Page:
Bitcoin is a virtual monetary unit and therefore has no physical representation. A bitcoin unit is divisible and can be divided into 100 million ''Satoshis'' the smallest fraction of a bitcoin. the bitcoin blockchain is a data file that carries the records of all past bitcoin transactions, including the creation of bitcoin units. it is often referred to as the ledger of the bitcoin system. the bitcoin blockchain consists information about new bitcoin transactions. the average time between bitcoin blocks to 10 minutes. the first block was created in 2009 and at the time of this writing was appended as the most recent block to the chain. because everyone can download and read the bitcoin blockchain, it is a public record, a ledger that contains bitcoin ownership information for any point in time.

The word ledger has to be qualified here. there is no single instance of the bitcoin blockchain. instead every participant is free to manage his or her own copy of the ledger accounts. instead there is a predefined set of rules and the oppurtunity for individuals to also has to be qualified because the owners of bitcoin units usually remain anonymous through the use of pseudonyms. to use the bitcoin system, an agent downloads a bitcoin wallet. a bitcoin wallet is software that allows the receiving, storing, and sending of bitcoin units. the next steps is to exchange fiat currencies, such as the U.S dollar, for bitcoin units. the most common way is to open an account at one of the many bitcoin exchanges and to tranfer a fiat currency to it. the account holder can then use these funds to buy bitcoin units or one of the many other cryptoassets on the exchange. due to widespread adoption of bitcoin, the pricing on large exchanges is very competative with relatively small bid ask spreads. most exchanges provide order books and many other financial tools that make the trading process transparent. a bitcoin transaction works in a way that is similar to a transaction in the yap payment system.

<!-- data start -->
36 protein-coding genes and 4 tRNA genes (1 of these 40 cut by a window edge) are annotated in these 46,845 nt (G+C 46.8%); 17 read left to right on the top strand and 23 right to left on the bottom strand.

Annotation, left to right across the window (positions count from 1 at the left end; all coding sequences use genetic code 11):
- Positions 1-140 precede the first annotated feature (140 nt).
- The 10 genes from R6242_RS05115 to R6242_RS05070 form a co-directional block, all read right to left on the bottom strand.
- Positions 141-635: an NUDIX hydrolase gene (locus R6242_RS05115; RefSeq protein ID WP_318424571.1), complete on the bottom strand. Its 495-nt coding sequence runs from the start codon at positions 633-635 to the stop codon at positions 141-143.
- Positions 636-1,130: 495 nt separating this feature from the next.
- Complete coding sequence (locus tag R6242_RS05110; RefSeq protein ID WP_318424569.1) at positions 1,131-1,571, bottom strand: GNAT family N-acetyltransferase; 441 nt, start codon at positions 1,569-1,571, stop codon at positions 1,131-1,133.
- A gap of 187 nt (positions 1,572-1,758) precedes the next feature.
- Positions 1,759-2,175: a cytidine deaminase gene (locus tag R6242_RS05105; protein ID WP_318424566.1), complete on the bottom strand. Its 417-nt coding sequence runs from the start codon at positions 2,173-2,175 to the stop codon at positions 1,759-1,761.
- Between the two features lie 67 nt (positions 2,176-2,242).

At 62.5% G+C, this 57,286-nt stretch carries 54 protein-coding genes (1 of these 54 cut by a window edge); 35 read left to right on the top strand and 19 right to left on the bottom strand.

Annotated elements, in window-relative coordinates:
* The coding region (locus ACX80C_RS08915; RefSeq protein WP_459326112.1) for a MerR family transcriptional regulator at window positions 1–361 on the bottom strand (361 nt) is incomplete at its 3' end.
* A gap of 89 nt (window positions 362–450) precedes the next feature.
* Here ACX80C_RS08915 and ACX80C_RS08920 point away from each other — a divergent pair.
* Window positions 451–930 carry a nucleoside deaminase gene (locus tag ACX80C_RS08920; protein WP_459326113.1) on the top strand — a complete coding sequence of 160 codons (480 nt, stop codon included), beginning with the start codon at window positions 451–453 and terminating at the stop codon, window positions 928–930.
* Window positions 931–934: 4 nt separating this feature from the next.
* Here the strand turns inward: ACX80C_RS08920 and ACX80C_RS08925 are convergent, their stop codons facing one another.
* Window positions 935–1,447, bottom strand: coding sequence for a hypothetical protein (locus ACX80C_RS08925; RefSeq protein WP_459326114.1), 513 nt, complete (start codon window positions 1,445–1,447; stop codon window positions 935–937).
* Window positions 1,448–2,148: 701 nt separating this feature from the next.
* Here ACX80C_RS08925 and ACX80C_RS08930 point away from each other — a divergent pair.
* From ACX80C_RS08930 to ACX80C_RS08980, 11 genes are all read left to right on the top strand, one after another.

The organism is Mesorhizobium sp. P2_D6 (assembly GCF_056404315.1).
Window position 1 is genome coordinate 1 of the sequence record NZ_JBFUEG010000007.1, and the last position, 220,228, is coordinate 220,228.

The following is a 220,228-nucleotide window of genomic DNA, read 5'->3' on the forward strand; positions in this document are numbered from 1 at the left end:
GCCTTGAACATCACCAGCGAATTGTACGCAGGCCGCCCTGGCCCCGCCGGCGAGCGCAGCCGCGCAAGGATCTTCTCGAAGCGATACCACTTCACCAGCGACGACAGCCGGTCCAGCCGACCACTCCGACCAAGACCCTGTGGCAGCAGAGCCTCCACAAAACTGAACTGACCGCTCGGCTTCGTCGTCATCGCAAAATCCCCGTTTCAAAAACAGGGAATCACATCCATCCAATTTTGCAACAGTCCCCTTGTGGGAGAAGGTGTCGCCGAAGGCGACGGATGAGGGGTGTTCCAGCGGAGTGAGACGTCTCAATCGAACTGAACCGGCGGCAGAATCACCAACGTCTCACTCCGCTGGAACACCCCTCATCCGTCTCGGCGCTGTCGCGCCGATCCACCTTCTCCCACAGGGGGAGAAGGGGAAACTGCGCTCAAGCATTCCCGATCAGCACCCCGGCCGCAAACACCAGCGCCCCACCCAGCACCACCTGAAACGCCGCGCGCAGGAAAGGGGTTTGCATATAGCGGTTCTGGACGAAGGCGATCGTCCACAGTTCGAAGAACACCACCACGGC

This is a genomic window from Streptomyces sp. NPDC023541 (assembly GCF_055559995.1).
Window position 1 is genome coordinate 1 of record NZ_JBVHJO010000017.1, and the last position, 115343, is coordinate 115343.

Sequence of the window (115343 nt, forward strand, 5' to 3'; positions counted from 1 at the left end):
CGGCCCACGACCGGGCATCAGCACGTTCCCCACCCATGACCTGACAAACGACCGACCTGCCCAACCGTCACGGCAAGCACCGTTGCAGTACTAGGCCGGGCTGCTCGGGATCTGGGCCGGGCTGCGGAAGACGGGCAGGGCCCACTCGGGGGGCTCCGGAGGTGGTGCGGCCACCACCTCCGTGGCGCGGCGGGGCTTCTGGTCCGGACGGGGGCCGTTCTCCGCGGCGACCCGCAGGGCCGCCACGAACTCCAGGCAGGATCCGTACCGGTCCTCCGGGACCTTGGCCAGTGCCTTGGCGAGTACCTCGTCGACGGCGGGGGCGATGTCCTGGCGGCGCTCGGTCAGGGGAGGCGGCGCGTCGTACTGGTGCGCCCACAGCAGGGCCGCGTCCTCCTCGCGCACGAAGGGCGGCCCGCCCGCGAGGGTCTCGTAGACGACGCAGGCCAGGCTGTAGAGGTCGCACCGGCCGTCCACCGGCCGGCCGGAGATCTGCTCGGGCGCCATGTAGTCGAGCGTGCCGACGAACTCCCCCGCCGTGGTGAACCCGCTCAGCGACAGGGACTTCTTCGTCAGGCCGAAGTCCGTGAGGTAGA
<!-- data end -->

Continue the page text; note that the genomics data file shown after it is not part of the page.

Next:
for a virtual currency to function, it is crucial to establish at every point in time how many monetory units exist, as well as how many new units have been created. there must also be a consensus mechanism that ensure that all participants agree about the ownership rights to the virtual currency units. in small communities as with the yap islanders everyone knows everyone else. the participants care about their reputation and conflicts can be disputed directly. in contrast within the bitcoin system the number of participants is substantially larger, and network participants can remain anonymous.

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